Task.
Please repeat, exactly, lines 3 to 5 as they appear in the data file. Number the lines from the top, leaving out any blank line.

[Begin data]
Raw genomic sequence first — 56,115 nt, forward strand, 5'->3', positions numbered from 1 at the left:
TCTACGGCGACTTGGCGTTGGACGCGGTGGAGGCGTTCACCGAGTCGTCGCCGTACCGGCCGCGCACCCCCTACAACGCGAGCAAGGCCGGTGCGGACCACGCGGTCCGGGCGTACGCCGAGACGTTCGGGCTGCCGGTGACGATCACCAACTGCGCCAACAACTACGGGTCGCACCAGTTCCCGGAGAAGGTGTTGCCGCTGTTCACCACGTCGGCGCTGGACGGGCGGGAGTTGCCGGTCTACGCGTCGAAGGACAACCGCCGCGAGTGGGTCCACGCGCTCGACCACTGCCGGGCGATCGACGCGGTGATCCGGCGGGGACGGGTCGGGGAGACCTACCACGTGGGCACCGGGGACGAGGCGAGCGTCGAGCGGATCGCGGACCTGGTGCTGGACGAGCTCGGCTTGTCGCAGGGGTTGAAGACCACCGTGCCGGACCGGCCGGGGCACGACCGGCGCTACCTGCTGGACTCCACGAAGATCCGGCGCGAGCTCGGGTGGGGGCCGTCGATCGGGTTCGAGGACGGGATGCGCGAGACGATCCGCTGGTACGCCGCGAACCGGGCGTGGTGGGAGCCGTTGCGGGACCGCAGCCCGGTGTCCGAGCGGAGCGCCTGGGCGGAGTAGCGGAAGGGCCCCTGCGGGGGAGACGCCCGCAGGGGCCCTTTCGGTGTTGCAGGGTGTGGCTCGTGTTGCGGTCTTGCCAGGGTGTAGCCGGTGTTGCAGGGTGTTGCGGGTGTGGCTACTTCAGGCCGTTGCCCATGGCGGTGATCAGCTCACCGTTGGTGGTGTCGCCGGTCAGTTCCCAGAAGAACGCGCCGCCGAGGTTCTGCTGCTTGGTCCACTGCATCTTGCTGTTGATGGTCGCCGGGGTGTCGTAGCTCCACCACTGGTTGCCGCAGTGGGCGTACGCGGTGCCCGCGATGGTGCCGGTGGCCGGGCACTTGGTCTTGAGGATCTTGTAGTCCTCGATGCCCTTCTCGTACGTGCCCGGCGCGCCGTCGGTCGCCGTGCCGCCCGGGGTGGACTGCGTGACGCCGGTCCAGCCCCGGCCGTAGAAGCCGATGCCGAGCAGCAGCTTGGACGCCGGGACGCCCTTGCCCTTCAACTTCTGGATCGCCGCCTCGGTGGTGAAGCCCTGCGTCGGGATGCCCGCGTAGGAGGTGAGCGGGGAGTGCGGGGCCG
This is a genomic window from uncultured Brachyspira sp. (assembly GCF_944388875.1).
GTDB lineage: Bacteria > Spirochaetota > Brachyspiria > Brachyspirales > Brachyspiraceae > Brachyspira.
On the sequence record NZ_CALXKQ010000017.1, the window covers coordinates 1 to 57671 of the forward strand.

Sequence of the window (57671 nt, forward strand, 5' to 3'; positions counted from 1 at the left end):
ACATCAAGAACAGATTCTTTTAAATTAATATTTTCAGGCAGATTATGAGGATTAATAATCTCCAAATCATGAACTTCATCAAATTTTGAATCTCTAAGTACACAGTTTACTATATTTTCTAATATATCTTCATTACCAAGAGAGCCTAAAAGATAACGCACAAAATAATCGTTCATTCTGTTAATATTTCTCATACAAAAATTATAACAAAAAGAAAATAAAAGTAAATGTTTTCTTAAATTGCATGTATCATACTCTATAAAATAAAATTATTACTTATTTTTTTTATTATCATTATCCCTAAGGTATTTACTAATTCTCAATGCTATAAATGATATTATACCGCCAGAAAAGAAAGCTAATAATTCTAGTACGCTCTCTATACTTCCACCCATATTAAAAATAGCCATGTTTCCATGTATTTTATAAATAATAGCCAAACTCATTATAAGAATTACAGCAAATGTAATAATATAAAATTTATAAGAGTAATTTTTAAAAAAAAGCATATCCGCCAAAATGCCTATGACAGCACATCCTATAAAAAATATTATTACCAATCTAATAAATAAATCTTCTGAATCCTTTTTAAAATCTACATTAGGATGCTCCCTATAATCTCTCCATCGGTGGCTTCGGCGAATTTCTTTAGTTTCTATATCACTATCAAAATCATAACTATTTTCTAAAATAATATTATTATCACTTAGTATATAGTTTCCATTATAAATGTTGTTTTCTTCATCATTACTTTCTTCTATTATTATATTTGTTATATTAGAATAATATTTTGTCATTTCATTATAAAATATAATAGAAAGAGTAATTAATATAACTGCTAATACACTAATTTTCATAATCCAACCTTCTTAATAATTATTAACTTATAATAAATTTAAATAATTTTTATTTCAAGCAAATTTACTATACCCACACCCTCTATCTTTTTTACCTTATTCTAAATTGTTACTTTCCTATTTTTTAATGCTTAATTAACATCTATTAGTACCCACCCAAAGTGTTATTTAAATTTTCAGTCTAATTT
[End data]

This is a genomic window from uncultured Brachyspira sp. (assembly GCF_944388875.1).
GTDB lineage: Bacteria > Spirochaetota > Brachyspiria > Brachyspirales > Brachyspiraceae > Brachyspira.
On the sequence record NZ_CALXKQ010000017.1, the window covers coordinates 1 to 57671 of the forward strand.